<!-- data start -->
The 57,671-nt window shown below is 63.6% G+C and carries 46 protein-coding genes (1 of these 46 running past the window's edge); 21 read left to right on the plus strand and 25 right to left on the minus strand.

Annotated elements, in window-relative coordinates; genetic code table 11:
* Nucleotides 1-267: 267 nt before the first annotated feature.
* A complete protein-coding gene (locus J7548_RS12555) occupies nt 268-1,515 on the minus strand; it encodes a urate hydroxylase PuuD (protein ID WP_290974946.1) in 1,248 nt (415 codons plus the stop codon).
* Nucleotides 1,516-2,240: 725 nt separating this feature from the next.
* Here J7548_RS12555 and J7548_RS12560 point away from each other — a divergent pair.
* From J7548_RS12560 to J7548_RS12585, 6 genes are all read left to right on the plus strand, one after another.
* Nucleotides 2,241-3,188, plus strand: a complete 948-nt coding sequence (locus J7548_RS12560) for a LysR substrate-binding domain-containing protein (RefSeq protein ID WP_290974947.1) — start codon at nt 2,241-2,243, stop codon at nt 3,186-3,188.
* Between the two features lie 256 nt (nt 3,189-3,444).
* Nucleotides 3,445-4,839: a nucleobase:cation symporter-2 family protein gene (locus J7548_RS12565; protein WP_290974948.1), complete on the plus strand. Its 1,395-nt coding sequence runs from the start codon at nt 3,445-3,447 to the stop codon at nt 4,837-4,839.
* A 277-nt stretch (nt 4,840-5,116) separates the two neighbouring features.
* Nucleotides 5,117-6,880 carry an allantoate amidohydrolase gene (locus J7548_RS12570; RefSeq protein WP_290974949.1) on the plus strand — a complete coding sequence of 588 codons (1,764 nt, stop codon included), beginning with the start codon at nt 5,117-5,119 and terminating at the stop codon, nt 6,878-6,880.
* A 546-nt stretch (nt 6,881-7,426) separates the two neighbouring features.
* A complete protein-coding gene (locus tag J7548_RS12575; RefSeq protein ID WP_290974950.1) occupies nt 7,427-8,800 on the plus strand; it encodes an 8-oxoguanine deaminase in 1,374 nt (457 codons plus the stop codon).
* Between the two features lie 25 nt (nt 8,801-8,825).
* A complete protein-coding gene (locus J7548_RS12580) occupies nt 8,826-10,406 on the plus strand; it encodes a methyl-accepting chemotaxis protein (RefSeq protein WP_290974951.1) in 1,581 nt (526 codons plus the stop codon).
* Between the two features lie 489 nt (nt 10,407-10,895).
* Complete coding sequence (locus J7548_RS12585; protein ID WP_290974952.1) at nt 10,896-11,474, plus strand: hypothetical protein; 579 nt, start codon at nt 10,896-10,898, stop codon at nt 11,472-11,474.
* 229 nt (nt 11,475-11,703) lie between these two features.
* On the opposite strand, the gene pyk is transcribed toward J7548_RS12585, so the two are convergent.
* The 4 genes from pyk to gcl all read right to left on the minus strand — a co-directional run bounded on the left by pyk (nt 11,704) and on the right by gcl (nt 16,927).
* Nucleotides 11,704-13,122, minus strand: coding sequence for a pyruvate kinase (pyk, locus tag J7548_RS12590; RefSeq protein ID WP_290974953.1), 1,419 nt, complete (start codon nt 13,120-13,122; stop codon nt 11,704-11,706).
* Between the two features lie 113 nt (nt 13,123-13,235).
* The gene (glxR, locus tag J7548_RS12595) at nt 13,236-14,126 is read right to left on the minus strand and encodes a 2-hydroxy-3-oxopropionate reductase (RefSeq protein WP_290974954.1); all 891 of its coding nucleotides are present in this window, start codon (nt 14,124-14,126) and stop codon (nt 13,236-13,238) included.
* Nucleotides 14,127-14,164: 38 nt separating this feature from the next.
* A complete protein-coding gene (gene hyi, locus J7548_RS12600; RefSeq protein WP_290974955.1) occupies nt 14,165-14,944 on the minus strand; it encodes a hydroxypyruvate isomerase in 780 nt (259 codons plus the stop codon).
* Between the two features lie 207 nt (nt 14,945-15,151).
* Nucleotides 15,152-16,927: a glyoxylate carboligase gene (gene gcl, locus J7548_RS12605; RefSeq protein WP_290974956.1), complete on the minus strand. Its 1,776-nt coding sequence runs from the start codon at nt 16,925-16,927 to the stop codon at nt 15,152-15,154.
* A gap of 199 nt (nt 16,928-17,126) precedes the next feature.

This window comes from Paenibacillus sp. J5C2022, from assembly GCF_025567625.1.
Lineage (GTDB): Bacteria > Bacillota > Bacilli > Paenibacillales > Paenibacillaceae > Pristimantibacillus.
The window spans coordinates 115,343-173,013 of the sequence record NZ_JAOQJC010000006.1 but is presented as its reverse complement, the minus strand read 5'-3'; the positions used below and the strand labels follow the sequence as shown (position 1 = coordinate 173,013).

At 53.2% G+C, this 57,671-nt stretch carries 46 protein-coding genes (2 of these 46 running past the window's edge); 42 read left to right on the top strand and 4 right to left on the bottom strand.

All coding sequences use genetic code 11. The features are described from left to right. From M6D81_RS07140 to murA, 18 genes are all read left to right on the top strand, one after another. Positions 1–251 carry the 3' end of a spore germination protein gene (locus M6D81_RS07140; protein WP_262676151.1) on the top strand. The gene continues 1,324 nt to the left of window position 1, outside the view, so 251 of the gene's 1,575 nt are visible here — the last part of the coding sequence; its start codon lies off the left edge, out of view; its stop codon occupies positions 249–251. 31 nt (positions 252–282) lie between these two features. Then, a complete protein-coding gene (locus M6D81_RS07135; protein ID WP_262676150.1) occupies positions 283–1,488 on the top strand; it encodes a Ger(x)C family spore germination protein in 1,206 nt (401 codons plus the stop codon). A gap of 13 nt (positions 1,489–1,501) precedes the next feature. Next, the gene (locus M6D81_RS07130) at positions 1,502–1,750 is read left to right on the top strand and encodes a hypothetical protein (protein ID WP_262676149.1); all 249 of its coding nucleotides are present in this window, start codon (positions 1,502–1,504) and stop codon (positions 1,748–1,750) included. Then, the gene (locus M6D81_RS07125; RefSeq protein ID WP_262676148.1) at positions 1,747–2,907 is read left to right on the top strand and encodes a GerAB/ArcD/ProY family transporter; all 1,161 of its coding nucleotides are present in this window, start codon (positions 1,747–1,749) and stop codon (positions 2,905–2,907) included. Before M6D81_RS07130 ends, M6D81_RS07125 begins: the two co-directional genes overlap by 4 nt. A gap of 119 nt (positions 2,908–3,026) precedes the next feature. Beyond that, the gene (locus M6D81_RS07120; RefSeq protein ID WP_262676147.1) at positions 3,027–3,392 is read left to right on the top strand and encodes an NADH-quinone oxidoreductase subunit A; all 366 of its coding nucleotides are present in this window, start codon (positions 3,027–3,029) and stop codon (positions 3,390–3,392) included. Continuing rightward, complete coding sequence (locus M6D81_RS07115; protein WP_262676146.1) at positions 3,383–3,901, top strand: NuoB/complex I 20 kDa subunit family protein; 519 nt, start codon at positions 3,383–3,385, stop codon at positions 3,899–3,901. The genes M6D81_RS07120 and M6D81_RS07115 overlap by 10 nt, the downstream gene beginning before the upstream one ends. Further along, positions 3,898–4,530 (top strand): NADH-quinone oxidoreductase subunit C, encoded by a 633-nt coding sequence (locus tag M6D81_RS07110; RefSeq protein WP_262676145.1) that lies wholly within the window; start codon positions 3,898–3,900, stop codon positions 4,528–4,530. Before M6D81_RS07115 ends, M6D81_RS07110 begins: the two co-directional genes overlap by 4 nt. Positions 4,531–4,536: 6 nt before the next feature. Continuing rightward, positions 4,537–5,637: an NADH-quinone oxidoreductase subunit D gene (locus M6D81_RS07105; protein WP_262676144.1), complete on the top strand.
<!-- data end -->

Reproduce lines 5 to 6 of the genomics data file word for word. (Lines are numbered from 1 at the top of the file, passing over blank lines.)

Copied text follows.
* Nucleotides 1,516-2,240: 725 nt separating this feature from the next.
* Here J7548_RS12555 and J7548_RS12560 point away from each other — a divergent pair.